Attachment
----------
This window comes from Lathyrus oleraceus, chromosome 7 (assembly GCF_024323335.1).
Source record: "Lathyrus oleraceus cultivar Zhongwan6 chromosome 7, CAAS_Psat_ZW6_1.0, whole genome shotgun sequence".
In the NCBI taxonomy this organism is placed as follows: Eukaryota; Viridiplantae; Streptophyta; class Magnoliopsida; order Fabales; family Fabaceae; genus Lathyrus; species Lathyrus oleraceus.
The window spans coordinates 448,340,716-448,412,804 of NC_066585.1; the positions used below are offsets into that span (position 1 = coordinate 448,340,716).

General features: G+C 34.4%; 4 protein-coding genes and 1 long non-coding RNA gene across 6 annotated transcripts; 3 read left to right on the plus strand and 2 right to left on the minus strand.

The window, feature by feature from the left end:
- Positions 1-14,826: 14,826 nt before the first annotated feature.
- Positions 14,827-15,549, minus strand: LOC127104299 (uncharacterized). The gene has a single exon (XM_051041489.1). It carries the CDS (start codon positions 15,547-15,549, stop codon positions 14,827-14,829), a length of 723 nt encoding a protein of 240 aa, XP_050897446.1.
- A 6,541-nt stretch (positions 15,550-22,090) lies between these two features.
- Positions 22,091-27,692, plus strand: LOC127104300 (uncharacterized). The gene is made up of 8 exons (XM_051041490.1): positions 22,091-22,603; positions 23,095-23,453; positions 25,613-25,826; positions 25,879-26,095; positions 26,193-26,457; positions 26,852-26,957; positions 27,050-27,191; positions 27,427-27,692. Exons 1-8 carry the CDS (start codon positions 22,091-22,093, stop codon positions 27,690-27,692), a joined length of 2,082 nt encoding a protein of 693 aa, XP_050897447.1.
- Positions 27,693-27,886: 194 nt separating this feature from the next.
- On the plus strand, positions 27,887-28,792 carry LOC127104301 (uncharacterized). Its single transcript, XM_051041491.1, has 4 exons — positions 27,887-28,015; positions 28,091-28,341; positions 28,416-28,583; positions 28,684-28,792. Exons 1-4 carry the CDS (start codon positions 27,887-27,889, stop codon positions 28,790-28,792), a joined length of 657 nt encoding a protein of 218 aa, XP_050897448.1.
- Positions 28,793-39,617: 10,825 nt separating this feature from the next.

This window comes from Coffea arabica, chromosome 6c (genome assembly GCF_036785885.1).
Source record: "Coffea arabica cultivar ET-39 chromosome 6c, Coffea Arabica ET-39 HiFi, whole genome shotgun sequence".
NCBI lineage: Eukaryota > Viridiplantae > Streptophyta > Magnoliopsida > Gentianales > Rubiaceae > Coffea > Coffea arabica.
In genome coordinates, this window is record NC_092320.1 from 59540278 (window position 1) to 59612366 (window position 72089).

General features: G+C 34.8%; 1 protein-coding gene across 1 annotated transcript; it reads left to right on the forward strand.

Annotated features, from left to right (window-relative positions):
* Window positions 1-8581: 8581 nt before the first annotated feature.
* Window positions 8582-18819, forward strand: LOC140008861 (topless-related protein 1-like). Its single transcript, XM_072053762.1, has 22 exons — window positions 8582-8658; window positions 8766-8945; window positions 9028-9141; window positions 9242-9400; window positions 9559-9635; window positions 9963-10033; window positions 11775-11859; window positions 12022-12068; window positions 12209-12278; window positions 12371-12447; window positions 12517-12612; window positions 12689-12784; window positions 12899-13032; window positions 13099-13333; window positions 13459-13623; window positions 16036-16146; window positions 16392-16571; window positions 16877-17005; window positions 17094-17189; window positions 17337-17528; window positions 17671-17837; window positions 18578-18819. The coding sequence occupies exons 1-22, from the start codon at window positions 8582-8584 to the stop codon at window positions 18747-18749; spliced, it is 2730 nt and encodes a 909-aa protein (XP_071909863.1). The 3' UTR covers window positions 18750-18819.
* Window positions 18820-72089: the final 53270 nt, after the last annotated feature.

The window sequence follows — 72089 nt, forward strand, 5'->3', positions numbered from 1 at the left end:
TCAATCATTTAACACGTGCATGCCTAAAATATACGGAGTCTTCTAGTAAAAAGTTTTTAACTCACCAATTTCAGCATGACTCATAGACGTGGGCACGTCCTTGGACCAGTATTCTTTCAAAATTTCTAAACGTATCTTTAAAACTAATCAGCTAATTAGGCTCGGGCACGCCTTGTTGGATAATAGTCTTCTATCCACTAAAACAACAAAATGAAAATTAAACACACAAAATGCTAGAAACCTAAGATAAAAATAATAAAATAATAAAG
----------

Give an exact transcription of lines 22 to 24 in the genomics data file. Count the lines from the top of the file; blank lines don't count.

* Window positions 18820-72089: the final 53270 nt, after the last annotated feature.

The window sequence follows — 72089 nt, forward strand, 5'->3', positions numbered from 1 at the left end:
TCAATCATTTAACACGTGCATGCCTAAAATATACGGAGTCTTCTAGTAAAAAGTTTTTAACTCACCAATTTCAGCATGACTCATAGACGTGGGCACGTCCTTGGACCAGTATTCTTTCAAAATTTCTAAACGTATCTTTAAAACTAATCAGCTAATTAGGCTCGGGCACGCCTTGTTGGATAATAGTCTTCTATCCACTAAAACAACAAAATGAAAATTAAACACACAAAATGCTAGAAACCTAAGATAAAAATAATAAAATAATAAAG